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R&L: What significance do intellectual property rights have within a free market economy and what importance did the Founding Fathers place on intellectual property rights in the American economy?

Rogan: They are the underlying basis of a free market economy. The amazing thing about the Founders, aside from their wondrous gift of the Constitution, is that while they were in Philadelphia drafting that precious document they recognized the importance of intellectual property. When I give speeches on the subject, I tell people that if they look at Article I, Section 8, they will find the anticipation of a patent and trademark system. Freedom of religion is what drove the Founders’ ancestors from England to America. Clearly that freedom would have been of primary concern for the first Pilgrims. So when drawing up the blueprint for a limited government in the relatively short and limited document that became the United States Constitution, why would the Founders—before they even threw in free speech or free religion or even free press—take this obscure language about an obscure legal area and put it in this document? The answer is they knew that this country could never grow from an agrarian colony to a technological and economic giant if there was not within the system of law the incentive for inventors to invent and creators to create. The Founders recognized the protection of intellectual property rights as a seminal prerequisite to having a prosperous economy. So intellectual property rights are a fundamental underpinning of the free market economy.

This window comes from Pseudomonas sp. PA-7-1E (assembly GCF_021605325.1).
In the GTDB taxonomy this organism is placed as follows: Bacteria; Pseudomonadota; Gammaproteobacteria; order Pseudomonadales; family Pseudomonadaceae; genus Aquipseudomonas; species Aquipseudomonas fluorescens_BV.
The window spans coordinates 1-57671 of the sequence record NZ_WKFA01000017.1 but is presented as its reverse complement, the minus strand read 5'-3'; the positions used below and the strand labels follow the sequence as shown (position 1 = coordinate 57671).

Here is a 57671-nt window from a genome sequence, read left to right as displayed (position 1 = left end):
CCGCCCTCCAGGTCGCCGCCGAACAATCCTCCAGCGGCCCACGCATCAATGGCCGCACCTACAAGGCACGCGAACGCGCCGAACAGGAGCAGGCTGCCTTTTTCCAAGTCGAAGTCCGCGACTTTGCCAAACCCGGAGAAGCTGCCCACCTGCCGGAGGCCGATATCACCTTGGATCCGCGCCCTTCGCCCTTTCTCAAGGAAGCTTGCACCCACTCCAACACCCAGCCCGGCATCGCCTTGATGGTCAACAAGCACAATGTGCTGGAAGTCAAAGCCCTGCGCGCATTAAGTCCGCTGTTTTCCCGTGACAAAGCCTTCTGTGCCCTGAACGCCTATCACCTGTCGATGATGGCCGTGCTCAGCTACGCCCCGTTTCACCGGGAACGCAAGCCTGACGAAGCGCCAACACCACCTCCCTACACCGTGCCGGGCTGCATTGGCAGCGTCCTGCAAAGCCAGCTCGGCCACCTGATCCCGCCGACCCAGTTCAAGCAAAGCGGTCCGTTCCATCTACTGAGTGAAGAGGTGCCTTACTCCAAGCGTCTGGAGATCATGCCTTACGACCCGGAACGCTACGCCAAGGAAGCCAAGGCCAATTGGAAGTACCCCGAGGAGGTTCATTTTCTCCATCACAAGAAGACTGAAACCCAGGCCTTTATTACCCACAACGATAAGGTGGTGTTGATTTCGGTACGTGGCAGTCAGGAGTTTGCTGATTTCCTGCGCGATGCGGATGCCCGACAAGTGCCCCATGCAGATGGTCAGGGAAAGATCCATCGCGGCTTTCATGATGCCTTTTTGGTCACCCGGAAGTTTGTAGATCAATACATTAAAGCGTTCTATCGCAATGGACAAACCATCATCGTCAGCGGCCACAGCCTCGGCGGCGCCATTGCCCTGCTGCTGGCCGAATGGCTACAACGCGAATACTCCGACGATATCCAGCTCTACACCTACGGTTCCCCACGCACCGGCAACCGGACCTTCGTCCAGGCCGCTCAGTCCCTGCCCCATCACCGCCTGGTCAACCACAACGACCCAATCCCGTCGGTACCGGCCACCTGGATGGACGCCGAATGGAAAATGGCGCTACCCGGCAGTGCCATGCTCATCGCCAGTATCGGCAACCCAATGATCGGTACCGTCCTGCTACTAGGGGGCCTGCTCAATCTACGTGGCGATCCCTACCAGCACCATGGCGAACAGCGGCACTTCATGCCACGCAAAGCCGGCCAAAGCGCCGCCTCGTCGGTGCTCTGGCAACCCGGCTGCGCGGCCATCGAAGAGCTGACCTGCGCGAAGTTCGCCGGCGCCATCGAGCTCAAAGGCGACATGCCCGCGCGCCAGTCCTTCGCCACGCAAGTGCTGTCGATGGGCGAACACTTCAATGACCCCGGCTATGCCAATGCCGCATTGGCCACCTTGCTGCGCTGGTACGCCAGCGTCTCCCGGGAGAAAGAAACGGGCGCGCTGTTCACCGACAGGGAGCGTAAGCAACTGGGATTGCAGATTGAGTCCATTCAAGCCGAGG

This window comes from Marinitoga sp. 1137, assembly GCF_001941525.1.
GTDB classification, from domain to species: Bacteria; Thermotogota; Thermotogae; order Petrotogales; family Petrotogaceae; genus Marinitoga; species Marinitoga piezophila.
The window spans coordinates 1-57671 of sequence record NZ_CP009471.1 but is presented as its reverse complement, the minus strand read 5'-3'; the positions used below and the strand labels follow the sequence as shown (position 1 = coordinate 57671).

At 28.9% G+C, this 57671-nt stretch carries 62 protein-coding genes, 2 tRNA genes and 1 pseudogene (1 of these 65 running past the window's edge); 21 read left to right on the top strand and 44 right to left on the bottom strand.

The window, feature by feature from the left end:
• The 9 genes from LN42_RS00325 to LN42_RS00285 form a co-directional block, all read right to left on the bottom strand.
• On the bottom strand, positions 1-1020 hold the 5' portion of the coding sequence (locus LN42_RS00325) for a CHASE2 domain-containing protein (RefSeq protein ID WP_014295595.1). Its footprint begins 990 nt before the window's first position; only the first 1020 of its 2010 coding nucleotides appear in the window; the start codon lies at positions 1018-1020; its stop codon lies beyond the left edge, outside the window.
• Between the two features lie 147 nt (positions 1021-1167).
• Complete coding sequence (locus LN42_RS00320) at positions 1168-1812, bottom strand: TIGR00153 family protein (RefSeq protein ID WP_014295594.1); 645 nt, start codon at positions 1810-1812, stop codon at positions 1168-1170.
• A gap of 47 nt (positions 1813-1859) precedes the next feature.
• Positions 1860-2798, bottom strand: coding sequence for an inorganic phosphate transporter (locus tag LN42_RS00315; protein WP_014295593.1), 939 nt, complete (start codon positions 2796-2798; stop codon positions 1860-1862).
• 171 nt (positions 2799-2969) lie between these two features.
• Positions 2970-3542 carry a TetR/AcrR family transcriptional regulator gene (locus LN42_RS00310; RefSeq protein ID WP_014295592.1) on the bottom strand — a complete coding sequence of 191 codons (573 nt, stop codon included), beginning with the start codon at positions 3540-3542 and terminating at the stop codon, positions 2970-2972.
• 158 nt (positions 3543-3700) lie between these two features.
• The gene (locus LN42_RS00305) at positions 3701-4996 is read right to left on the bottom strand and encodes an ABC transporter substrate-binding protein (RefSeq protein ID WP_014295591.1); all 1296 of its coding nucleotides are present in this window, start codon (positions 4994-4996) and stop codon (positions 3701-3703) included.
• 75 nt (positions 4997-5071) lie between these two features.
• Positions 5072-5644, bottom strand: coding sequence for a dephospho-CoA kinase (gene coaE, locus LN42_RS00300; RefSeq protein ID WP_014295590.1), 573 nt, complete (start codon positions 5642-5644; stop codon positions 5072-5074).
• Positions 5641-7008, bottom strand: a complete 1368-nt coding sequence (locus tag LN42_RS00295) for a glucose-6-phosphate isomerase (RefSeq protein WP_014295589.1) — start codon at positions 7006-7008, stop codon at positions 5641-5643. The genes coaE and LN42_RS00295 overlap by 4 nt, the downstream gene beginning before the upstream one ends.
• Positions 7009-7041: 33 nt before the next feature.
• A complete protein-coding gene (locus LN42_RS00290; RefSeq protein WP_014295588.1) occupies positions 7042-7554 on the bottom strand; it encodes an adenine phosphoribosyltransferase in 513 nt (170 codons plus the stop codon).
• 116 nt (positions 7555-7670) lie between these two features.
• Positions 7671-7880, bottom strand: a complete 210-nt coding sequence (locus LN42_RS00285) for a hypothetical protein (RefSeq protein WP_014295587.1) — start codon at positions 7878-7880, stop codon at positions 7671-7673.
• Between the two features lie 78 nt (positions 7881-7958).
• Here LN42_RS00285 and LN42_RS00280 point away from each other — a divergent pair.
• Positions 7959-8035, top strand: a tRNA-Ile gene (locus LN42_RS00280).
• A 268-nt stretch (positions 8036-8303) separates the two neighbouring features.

R&L: What challenges face adequately protecting intellectual property rights in today’s marketplace?

Rogan: So much of what is created for today’s marketplace is digital content, including music, movies, and books. This means illegal copying and piracy of this material is the bane of our creative enterprises. Today, it is so easy with the Internet and a click of a mouse for anyone to make a million perfect copies of a CD recording, for example, distribute them around the world almost instantaneously, and undermine the business and economic value of the maker’s creativity. Preventing such illegal activity is today’s primary intellectual property protection challenge. There are operational challenges at the U.S. Patent and Trademark Office as well. Our Office is almost as old as the Constitution. We have been around since 1790, charged with the responsibility of protecting innovation and creativity. The good news is that the Founders, by including us in the Constitution, anticipated our longevity and expected us to be at the forefront of making sure innovation is vibrant and alive, and we are doing that. The bad news is that we have become so mired in bureaucracy that we are not always able to accomplish our mission in a timely and qualitative manner, and thus we could inadvertently end up actually hurting technology, innovation, and, therefore, the economy. The great challenge for me here as the director of the U.S. Patent and Trademark Office is to take this two hundred year old bureaucracy that still functions according to a two hundred year old, one-size-fits-all model and bring it into the 21st century e-commerce marketplace so that we can not only do our job faster and more efficiently, but also substantially increase the quality of what we do while bringing down the length of time it takes to get a patent or a trademark. We would like to see the latest technology introduced to the market as quickly as possible rather than having it sit on the shelf for three, four, five, or six years while we wade through an ever growing backlog.